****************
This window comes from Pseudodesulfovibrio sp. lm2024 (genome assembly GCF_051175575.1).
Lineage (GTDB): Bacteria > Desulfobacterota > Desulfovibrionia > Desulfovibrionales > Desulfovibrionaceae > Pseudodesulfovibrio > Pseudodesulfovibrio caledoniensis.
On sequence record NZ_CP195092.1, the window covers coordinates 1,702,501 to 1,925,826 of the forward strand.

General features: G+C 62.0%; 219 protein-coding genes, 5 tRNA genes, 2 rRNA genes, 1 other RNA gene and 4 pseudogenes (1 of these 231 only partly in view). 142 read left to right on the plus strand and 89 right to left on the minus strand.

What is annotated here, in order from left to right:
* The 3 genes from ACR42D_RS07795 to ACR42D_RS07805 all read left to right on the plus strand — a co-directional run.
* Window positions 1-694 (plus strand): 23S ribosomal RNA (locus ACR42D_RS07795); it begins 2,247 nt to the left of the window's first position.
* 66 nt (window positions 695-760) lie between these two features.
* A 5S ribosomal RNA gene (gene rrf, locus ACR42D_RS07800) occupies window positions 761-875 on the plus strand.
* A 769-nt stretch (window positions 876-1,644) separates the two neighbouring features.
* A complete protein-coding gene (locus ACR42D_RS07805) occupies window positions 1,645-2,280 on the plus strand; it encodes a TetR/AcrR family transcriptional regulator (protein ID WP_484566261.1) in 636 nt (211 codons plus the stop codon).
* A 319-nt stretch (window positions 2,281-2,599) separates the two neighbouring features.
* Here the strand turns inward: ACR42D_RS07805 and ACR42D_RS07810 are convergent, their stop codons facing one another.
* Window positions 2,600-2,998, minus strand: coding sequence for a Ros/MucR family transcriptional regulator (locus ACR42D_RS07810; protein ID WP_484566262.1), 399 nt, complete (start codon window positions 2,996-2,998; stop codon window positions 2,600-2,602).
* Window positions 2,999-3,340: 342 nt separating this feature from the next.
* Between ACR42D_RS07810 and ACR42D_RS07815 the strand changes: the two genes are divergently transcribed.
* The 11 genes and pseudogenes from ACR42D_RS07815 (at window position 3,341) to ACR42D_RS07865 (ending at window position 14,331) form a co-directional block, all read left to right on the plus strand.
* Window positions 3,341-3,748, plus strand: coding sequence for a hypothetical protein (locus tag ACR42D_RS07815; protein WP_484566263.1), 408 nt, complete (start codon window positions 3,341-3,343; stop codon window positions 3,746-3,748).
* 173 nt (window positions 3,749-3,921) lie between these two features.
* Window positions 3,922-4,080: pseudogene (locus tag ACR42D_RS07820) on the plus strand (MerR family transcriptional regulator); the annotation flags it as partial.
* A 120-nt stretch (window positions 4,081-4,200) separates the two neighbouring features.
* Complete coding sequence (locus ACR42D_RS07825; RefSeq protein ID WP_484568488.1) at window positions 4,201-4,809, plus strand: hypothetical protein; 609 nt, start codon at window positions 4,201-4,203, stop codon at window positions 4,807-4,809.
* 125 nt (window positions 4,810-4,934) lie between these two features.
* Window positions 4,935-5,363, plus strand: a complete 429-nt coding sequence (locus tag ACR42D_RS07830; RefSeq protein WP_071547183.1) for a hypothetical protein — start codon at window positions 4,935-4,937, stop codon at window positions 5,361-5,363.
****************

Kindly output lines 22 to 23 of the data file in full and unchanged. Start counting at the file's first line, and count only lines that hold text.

* Complete coding sequence (locus ACR42D_RS07825; RefSeq protein ID WP_484568488.1) at window positions 4,201-4,809, plus strand: hypothetical protein; 609 nt, start codon at window positions 4,201-4,203, stop codon at window positions 4,807-4,809.
* 125 nt (window positions 4,810-4,934) lie between these two features.